for (int i=2; i<split.length; i++) message.append(split[i]);

                    ChatManager.getInstanceFor(connection).chatWith(recipientJid).send(message);
                }
                break;
        }
    }
}

If we now compile this code and execute it using credentials of an existing account, we can already log in and start chatting with others using the /say command (eg. /say bob@marley.jm Hi Bob!). But our communications are unencrypted right now (aside from tls transport encryption). Lets change that next. We want to use OMEMO encryption to secure our messages, so we utilize Smacks new OmemoManager which handles OMEMO encryption. For that purpose, we need a new private variable which will hold our OmemoManager. Also we make some changes to the constructor.

Messenger.java

private OmemoManager omemoManager;

public Messenger(String username, String password) throws Exception {
    connection = new XMPPTCPConnection(username, password);
    connection = connection.connect();
    connection.login();

    //additions begin here
    SignalOmemoService.acknowledgeLicense();
    SignalOmemoService.setup();
    //path where keys get stored
    OmemoConfiguration.setFileBasedOmemoStoreDefaultPath(new File("path"));
    omemoManager = OmemoManager.getInstanceFor(connection);

    //Listener for incoming OMEMO messages
    omemoManager.addOmemoMessageListener(new OmemoMessageListener() {
        @Override
        public void onOmemoMessageReceived(String decryptedBody, Message encryptedMessage,
                        Message wrappingMessage, OmemoMessageInformation omemoInformation) {
            System.out.println("(O) " + encryptedMessage.getFrom() + ": " + decryptedBody);
        }

        @Override
        public void onOmemoKeyTransportReceived(CipherAndAuthTag cipherAndAuthTag, Message message,
                        Message wrappingMessage, OmemoMessageInformation omemoInformation) {
            //Not needed
        }
    });

    ChatManager.getInstanceFor(connection).addIncomingListener(
            (from, message, chat) -> System.out.println(from.asBareJid() + ": " + message)
    );
    omemoManager.initialize();
    //additions end here.
    System.out.println("Logged in");
}

Also we must add two new commands that are needed to control OMEMO. /omemo is similar to /say, but will encrypt the message via OMEMO. /trust is used to trust an identity. Before you can send a message, you have to decide, whether you want to trust or distrust an identity. When you call the trust command, the client will present you with a fingerprint which you have to compare with your chat patner. Only if the fingerprint matches, you should trust it. We add the following two cases to the handleInput’s switch case environment:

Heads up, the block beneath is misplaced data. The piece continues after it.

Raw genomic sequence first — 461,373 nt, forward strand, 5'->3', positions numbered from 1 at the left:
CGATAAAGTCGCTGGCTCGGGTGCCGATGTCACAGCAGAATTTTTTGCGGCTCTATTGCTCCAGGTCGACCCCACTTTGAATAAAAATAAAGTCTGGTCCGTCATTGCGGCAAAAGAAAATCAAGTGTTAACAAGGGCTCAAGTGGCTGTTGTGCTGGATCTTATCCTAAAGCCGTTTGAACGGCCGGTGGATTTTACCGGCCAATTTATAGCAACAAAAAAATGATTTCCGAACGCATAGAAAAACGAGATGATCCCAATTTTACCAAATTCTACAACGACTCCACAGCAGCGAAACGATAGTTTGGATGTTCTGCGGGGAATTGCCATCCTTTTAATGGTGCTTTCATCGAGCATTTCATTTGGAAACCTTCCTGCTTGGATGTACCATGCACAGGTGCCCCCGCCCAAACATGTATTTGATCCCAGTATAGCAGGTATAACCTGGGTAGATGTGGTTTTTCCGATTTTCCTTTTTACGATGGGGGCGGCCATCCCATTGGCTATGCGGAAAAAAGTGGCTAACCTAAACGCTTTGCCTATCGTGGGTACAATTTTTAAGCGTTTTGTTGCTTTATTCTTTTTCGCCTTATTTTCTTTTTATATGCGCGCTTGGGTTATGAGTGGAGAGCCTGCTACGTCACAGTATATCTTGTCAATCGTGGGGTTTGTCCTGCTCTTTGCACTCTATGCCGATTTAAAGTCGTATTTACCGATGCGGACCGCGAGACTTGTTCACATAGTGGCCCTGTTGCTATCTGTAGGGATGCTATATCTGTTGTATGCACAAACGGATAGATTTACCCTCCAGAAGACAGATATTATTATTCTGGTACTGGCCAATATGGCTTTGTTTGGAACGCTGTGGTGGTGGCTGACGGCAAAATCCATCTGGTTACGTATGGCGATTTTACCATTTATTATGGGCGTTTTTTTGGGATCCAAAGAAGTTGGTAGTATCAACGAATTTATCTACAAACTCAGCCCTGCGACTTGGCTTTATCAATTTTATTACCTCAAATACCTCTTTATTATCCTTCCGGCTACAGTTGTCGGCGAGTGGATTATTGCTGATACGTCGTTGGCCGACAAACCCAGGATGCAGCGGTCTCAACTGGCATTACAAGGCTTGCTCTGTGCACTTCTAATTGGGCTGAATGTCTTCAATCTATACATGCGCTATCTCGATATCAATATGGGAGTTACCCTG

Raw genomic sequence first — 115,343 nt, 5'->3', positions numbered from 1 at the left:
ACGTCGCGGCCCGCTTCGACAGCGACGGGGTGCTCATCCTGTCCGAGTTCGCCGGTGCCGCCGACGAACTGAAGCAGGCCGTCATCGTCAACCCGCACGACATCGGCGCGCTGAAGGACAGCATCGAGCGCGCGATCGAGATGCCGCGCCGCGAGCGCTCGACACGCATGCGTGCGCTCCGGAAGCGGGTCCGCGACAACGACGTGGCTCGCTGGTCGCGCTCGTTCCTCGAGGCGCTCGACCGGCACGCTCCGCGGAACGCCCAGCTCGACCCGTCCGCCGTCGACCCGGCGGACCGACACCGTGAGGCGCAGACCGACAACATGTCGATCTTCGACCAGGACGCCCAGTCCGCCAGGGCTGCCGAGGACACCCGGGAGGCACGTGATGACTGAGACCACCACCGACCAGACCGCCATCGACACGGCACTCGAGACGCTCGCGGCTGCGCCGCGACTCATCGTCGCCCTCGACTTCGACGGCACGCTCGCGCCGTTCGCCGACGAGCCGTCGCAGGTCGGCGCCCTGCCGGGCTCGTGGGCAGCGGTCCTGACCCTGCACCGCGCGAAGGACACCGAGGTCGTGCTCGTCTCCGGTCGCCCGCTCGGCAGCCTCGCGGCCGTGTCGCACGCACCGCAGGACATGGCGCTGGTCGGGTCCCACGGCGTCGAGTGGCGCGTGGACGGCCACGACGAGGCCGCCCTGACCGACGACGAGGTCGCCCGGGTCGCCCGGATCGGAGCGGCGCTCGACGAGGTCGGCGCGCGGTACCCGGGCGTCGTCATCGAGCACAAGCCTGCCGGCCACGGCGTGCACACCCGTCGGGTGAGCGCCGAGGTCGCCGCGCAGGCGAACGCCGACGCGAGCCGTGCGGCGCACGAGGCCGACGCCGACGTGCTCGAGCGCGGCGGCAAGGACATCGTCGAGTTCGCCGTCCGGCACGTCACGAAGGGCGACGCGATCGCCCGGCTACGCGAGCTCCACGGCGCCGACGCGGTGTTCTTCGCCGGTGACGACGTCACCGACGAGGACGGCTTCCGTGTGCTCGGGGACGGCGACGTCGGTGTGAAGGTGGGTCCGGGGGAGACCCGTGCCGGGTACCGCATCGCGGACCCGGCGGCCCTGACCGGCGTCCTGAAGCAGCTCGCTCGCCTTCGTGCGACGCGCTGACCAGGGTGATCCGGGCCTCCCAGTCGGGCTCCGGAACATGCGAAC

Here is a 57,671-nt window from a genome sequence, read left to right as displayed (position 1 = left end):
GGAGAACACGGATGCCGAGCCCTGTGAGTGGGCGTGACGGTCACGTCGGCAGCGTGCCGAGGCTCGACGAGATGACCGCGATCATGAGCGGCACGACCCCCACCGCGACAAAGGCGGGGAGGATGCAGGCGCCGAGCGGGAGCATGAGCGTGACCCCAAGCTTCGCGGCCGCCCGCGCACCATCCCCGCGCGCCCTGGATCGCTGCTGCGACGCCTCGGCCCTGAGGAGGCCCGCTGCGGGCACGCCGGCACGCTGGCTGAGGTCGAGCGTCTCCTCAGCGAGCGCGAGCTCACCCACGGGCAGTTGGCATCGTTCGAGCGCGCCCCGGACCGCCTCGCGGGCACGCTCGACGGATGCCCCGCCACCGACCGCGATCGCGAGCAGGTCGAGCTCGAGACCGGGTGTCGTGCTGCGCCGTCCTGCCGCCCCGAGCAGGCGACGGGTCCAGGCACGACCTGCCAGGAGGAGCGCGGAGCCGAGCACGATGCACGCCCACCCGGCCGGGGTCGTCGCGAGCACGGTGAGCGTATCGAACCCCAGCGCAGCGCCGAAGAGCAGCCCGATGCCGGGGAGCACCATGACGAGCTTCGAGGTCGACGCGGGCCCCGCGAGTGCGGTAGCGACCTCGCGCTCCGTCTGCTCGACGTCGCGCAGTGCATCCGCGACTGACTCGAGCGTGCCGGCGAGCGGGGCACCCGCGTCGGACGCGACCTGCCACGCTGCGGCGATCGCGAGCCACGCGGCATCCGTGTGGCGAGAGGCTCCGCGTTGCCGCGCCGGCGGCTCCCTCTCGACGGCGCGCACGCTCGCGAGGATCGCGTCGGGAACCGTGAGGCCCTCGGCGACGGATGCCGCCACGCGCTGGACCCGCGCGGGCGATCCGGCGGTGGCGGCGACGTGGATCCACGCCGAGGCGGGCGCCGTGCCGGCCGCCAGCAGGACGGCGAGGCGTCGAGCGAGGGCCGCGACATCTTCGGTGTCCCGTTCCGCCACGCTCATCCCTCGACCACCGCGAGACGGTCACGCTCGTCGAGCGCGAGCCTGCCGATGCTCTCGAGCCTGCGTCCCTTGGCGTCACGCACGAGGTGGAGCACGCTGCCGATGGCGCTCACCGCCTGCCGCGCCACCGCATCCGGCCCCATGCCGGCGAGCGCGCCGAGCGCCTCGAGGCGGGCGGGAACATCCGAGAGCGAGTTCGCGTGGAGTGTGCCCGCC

Messenger.java

case "/omemo":
    if (split.length > 2) {
        String recipient = split[1];
        EntityBareJid recipientJid = JidCreate.entityBareFrom(recipient);

        StringBuilder message = new StringBuilder();
        for (int i=2; i<split.length; i++) message.append(split[i]);

        //encrypt
        Message encrypted = null;
        try {
            encrypted = OmemoManager.getInstanceFor(connection).encrypt(recipientJid, message.toString());
        }
        // In case of undecided devices
        catch (UndecidedOmemoIdentityException e) {
            System.out.println("Undecided Identities: ");
            for (OmemoDevice device : e.getUntrustedDevices()) {
                System.out.println(device);
            }
        }
        //In case we cannot establish session with some devices
        catch (CannotEstablishOmemoSessionException e) {
            encrypted = omemoManager.encryptForExistingSessions(e, message.toString());
        }

        //send
        if (encrypted != null) {
            ChatManager.getInstanceFor(connection).chatWith(recipientJid).send(encrypted);
        }
    }
    break;

case "/trust":
    if (split.length == 2) {
        BareJid contact = JidCreate.bareFrom(split[1]);
        HashMap<OmemoDevice, OmemoFingerprint> fingerprints =
                omemoManager.getActiveFingerprints(contact);

        //Let user decide
        for (OmemoDevice d : fingerprints.keySet()) {
            System.out.println("Trust (1), or distrust (2)?");
            System.out.println(OmemoKeyUtil.prettyFingerprint(fingerprints.get(d)));
            int decision = Integer.parseInt(scanner.nextLine());
            if (decision == 1) {
               omemoManager.trustOmemoIdentity(d, fingerprints.get(d));
            } else {
                omemoManager.distrustOmemoIdentity(d, fingerprints.get(d));
            }
        }
    }
    break;

Now we can trust contact OMEMO identities using /trust bob@marley.jm and send them encrypted messages using /omemo bob@marley.jm Hi Bob!. When we receive OMEMO messages, they are indicated by a “(O)” in front of the sender.
If we want to go really fancy, we can let our messenger display, whether received messages are encrypted using a trusted key. Unfortunately, there is no convenience method for this available yet, so we have to do a small dirty workaround. We modify the onOmemoMessageReceived method of the OmemoMessageListener like this:

Messenger.java

@Override
public void onOmemoMessageReceived(String decryptedBody, Message encryptedMessage,
            Message wrappingMessage, OmemoMessageInformation omemoInformation) {
    //Get identityKey of sender
    IdentityKey senderKey = (IdentityKey) omemoInformation.getSenderIdentityKey().getIdentityKey();
    OmemoService<?,IdentityKey,?,?,?,?,?,?,?> service = (OmemoService<?,IdentityKey,?,?,?,?,?,?,?>) OmemoService.getInstance();

    //get the fingerprint of the key
    OmemoFingerprint fingerprint = service.getOmemoStoreBackend().keyUtil().getFingerprint(senderKey);
    //Lookup trust status
    boolean trusted = omemoManager.isTrustedOmemoIdentity(omemoInformation.getSenderDevice(), fingerprint);

    System.out.println("(O) " + (trusted ? "T" : "D") + " " + encryptedMessage.getFrom() + ": " + decryptedBody);
}